3. Artemis (6 players local, online)
2011, hit Steam in 2013
Let's get this one thing perfectly clear from the beginning:
is not a Star Trek game. That needs to be understood for legal reasons, OK? OK. Definitely not a Star Trek game.
Artemis is the greatest Star Trek game ever made. It's billed as a “spaceship bridge simulator,” and its secret, devious genius is that every player has a different control scheme and information readout. The players (captain, weapons, helm, engineering, communications, science) can only see what's in front of them or what's on the main viewscreen, so there's no way for, say, engineering to help out with aiming weapons or piloting the ship. If you want power redirected to subsystems, though, engineering can do that.
The center of this storm is the captain, who, bizarrely, plays the game without any controls: the captain just yells at the crew to get things done. Artemis recently release version 2.0, which saw a huge overhaul to its art and control schemes. If you haven't played Artemis since it first hit big, you need to organize a LAN to get another look.
It's incredible how quickly you fall into a perfect naval-style call and response pattern (“Helm, set course for Deep Space 1, half impulse.” “Half impulse to DS1, aye captain.”). Not because you're LARPing, but because you've got to make sure you heard the command correctly or you'll all die.
Well, maybe a little because you're LARPing.
2. Arma 3 (64 players online)
Arma takes second place on this list almost entirely due to its massive scale. It's one thing to have an adventure with two or three friends, sure, but the Arma engine supports dozens of players at once. There's really something to be said for having a human pilot fly you and ten humans to a war zone, drop you off, and leave you to link up with twenty other humans for an assault. Arma 3 doesn't have to be strictly cooperative, of course, but it's included on this list because it shines the brightest when everyone's on the same side against an overwhelming AI foe.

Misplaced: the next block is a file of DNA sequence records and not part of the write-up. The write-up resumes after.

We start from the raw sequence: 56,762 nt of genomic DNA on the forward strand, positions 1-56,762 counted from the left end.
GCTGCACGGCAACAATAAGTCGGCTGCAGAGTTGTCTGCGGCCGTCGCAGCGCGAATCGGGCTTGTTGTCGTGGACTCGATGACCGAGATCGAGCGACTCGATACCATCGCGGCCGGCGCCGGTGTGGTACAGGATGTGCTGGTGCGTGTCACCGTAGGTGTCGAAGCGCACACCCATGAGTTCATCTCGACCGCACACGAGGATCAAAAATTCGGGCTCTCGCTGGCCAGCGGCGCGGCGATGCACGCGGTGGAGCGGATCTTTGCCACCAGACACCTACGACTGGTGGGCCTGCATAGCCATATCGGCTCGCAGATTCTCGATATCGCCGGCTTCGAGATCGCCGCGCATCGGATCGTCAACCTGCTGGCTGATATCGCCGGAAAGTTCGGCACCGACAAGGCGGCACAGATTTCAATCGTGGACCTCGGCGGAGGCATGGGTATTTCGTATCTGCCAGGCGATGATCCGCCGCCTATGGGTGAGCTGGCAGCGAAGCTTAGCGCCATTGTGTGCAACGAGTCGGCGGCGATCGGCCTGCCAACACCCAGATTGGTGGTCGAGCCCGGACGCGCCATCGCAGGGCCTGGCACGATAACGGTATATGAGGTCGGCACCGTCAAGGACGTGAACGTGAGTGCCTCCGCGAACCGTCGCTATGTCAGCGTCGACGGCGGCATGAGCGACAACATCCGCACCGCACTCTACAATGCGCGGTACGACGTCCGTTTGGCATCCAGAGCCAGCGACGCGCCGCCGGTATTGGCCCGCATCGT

While you're diving into Arma 3, be sure to check out the
Zeus multiplayer mode
. One player, as Zeus, runs the game as a D&D-style dungeon master, spawning equipment and enemies. Anger your vengeful god, and Zeus will strike you down with a bolt of lightning. It's a fantastic, flexible take on co-op mission scripting that should not be missed.
1. Left 4 Dead 2 (4 players online)
It's really saying something about the strength of Valve's terrific zombie shooter that it's still clawing its way to the top of lists like this one after five years. A fanatically balanced, cleverly written shooter, this game is built on the strength of four survivors working as a team, making it the iconic cooperative experience.
Valve must also get some credit for continuing to update this five-year-old game, adding level editors,
Steam workshop support
, porting in the maps and characters from Left 4 Dead 1, and continuing to offer “mutations,” always-changing game modes that offer something new for experienced players.
Left 4 Dead 2's active modding community is a huge part of why this game is at the top of this list. From replacement character models for
or campaigns exploring
Lord of the Rings' Helms Deep castle
, the amount of top-quality content for this game is vast.
There are a lot of different kinds of ways to play with friends represented on this list, but the carefully constructed rules that force players to help each other up or free one another from an attacking zombie create dramatic, action-movie set pieces seemingly from thin air. On top of all of it, the B-movie stylings and character voiceovers make Left 4 Dead 2 a real pleasure to play and, more importantly, to enjoy with friends.